By Colin Kellaher
Shares of Weber Inc. slid more than 20% on Monday after the grill maker said that slowing demand and supply-chain issues continue to weigh on its results, and that its chief executive has left the company.
Weber said that sales for its fiscal third quarter ended June 30 would miss Wall Street’s expectations, and that its adjusted earnings before interest, taxes, depreciation and amortization would fall well short of internal projections, and the Palatine, Ill., company pulled its full fiscal-year guidance, which called for sales of $1.65 billion to $1.80 billion and adjusted Ebitda of $140 million to $180 million.
Weber and fellow grill maker Traeger Inc. both went public last summer after cashing in on booming demand for high-end barbecue equipment sparked by lockdowns created by the Covid-19 pandemic.
But Weber said rising inflation, supply-chain constraints, fuel prices and geopolitical uncertainty has led to a shift in consumer confidence and spending patterns while weighing on margins.
US consumer inflation accelerated to 9.1% in June, a pace not seen in more than four decades, pushing up prices broadly across the economy, while consumers’ short-term outlook for the US economy dropped sharply to its lowest point in nearly a decade.
Weber, which had already cut its guidance at least twice this year, said that it is considering cutting its workforce as it moves to reduce costs, and that it has suspended the 4-cent quarterly dividend it initiated late last year as it works to stay in compliance with the covenants in its credit facilities.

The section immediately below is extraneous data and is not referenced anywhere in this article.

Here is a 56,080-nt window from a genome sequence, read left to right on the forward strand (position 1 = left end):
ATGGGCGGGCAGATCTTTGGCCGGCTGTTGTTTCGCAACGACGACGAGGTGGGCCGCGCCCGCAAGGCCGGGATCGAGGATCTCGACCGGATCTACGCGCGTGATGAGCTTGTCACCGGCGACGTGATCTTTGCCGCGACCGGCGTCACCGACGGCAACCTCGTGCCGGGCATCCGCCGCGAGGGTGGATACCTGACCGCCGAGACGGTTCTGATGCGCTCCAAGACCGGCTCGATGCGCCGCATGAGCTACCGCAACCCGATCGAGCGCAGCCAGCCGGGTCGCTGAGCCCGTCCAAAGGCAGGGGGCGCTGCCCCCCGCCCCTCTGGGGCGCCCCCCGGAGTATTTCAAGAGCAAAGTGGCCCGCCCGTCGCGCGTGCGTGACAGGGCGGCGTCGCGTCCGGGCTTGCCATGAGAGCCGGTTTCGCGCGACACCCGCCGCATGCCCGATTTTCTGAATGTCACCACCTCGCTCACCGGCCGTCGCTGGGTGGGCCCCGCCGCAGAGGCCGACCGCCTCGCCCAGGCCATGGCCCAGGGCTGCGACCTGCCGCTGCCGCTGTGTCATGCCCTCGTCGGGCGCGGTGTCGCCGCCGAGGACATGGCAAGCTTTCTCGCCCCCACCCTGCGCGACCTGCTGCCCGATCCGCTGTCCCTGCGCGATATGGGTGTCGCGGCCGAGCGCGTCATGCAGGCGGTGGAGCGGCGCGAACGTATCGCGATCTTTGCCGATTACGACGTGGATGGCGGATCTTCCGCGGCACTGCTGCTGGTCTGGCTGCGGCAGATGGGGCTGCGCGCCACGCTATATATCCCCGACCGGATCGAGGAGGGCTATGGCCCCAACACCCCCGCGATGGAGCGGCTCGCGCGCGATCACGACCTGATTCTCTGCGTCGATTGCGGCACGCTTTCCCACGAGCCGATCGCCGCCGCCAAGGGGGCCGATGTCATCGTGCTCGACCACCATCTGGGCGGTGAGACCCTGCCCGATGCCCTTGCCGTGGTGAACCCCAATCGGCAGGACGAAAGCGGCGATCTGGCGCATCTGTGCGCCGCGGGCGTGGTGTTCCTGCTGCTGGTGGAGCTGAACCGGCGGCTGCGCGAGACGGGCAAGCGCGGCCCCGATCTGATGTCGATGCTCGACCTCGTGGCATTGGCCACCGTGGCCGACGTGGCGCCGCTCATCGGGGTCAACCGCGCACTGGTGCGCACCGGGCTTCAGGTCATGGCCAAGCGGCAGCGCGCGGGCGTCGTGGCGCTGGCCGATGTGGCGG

Weber said Chris Scherzinger, who had been CEO since April 2018, has left the company, and that Alan Matula, its chief technology officer, would serve as interim CEO while the company looks at internal and external candidates for a permanent successor.
Traeger last week said it was cutting jobs and suspending operations at its Traeger Provisions meal-kit service, among other moves aimed at cutting costs and boosting long-term operational efficiencies.
Weber shares were recently changing hands at $5.96, down 21%, and are now more than 70% below the high of $20.44 they reached last August after the company’s IPO. Shares of Traeger, down nearly 90% from last year’s highs, were recently 7.1% lower at $3.28 after touching a new all-time low of $3.22 early in the session.
Write to Colin Kellaher at [email protected]
Credit: www.marketwatch.com /